You may have heard using the passive voice is “incorrect.” In fiction writing, however, the passive voice can be used. It is not so much incorrect as “When is it appropriate?”
Before discussing the answer to that question, I’d like to offer a brief review of the difference between passive voice and active voice.
Sentences written in the passive voice have the subject being acted upon:
The basketball was dunked by Eli.
Now, if the previous example were to be written in the active voice, it would look like this:
Eli dunked the basketball.
Most people would agree this sentence written in the active voice is more concise and direct. In fiction writing, these traits are desirable. One thing I’ve discovered: passive voice is acceptable in non-fiction, such as academic writing. In this posting, I’ve used the passive voice several times.
So what is the answer to the question when is it appropriate? Passive voice is acceptable in fiction writing when:
- The subject is unknown.
The magic scrolls were written centuries ago.
- The action is more important.
I was cursed as a child.
- The object is the main topic in discussion.
The villagers were conquered by the warlord.
- The actions are combined for conciseness.
Later that day, the potions were stocked and the elixirs catalogued.
- It sounds more natural.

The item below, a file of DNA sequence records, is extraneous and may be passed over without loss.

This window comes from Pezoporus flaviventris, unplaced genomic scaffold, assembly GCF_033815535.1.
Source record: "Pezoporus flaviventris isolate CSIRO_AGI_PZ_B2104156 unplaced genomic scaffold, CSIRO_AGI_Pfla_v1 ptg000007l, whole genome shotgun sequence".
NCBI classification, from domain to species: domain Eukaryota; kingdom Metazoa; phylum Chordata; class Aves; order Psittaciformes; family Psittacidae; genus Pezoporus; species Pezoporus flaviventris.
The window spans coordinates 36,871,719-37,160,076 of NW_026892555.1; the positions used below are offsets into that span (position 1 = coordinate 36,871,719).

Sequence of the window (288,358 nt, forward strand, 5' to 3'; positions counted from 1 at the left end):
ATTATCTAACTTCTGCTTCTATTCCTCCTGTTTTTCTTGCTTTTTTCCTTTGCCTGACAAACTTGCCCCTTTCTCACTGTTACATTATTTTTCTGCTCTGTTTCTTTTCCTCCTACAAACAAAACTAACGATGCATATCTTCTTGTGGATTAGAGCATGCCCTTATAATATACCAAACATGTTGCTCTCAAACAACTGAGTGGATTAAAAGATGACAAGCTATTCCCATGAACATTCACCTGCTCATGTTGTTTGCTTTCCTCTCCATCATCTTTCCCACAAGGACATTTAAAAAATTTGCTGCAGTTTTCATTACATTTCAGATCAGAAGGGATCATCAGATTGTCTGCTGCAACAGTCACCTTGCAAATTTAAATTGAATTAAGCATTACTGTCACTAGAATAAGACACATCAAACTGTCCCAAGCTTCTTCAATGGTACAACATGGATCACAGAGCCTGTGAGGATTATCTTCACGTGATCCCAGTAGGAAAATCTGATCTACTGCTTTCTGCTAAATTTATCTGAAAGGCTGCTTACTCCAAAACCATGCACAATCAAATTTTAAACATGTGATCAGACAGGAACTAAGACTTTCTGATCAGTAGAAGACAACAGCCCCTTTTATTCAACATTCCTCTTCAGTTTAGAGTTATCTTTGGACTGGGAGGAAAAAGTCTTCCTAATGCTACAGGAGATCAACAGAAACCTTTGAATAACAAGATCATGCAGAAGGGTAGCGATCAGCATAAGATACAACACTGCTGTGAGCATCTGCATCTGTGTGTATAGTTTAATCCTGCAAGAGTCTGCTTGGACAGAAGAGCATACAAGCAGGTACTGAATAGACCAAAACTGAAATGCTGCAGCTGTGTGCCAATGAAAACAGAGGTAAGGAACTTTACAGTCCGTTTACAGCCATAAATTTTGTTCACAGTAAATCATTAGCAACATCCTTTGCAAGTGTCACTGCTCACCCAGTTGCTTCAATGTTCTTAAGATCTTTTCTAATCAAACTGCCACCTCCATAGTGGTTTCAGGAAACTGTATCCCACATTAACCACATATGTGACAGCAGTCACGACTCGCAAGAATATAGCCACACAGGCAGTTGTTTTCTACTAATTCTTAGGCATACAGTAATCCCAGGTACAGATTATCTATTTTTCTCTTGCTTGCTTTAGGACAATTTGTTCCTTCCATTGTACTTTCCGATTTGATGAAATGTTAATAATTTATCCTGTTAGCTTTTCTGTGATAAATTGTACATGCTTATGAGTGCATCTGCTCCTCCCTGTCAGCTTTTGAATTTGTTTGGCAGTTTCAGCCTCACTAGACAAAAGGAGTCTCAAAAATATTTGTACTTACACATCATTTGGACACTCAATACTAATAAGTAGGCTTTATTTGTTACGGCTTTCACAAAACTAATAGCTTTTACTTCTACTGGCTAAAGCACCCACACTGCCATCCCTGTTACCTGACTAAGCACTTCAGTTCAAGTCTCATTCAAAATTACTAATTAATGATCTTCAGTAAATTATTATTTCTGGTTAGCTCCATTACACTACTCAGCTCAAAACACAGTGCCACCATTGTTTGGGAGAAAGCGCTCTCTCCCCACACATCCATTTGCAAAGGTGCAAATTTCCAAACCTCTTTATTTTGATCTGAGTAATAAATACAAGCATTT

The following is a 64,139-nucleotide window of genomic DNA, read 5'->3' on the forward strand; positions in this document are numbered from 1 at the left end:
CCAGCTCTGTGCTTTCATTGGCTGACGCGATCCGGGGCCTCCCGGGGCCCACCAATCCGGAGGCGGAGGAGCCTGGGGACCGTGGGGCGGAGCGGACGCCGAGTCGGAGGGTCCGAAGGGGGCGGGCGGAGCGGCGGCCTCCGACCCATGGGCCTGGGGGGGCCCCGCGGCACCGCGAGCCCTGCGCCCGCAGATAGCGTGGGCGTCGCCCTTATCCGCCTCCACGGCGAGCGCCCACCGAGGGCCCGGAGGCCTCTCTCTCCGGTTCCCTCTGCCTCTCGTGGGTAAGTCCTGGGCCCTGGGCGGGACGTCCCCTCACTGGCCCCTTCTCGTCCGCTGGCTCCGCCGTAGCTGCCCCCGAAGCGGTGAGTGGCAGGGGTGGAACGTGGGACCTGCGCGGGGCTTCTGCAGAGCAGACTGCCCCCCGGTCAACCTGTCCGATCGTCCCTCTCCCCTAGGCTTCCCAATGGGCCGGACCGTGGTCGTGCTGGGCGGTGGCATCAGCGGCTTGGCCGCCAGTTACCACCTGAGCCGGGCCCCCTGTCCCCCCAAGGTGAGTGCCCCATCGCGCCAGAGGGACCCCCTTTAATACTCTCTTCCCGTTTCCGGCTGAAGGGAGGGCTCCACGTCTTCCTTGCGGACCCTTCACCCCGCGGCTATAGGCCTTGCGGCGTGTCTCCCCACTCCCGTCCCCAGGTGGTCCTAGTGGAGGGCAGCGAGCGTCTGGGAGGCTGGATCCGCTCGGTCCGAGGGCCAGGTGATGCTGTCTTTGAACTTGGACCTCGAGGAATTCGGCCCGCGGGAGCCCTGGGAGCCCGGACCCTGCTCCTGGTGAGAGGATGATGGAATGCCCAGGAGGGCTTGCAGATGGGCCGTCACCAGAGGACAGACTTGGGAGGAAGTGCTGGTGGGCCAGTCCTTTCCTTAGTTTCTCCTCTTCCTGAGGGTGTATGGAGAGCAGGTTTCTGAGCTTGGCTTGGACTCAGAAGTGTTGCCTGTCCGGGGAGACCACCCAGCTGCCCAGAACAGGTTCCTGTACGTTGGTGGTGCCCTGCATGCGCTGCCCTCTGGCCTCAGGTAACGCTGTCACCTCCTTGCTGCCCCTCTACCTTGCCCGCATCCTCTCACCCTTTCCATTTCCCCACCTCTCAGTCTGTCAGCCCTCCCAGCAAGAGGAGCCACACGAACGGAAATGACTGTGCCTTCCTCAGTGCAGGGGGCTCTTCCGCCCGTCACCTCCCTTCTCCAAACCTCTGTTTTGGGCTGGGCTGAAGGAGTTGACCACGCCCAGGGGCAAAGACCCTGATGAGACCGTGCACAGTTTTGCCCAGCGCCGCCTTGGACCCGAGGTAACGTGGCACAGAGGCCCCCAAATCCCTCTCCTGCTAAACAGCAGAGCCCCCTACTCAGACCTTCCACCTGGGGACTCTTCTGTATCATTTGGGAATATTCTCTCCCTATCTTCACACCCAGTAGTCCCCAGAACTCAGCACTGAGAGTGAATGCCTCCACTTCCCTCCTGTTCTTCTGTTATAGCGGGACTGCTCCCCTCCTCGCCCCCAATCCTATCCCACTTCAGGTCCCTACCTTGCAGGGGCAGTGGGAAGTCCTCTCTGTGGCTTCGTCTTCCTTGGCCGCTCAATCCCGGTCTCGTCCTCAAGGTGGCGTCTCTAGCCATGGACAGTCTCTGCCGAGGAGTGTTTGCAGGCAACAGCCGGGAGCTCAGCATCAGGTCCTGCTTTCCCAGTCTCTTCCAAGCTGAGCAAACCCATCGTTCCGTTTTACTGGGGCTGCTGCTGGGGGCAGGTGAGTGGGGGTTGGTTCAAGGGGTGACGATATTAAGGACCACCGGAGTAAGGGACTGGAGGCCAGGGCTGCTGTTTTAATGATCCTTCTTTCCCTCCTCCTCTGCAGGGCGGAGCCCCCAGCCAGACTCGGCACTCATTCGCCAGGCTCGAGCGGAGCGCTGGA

Tillydrone was established centuries ago. (passive)
Someone established Tillydrone centuries ago. (active)
To build on the above examples, using the passive voice is effective in fiction writing when the author wants to withhold information from the reader or to create a certain emphasis.
Sleeping spells were chanted.
The most powerful wand ever forged was pointed toward the royal family.
In fiction writing, active voice is preferred most of the time; however, passive voice can be appropriate when used as in the examples above.
Take a scene from your work in progress and search for passive sentences. Ask yourself if the sentence would be better written in the active voice. If you want to create a certain emphasis or effect, consider using passive voice for the reasons mentioned in this blog posting.
Read more on use of the passive voice in fiction writing:
- The effect of passive voice on your fiction-writing style
- Fiction Novels & Active vs. Passive Voice
- Passive Voice
- Fiction writing: When you might want to use passive voice
- Passive Voice: When to Use It and When to Avoid It
Photo by Tim Mossholder from Pexels
Thanks for this, Andrew – it makes sense to think about passive voice from a fiction vs non-fiction writing angle, yes. Perhaps passive voice lends itself more naturally to academic writing because of its denser, more concept-driven nature… I also wrote a post on this, would love your thoughts! https://hyperbolit.com/2020/04/25/should-i-ever-use-passive-voice-in-writing/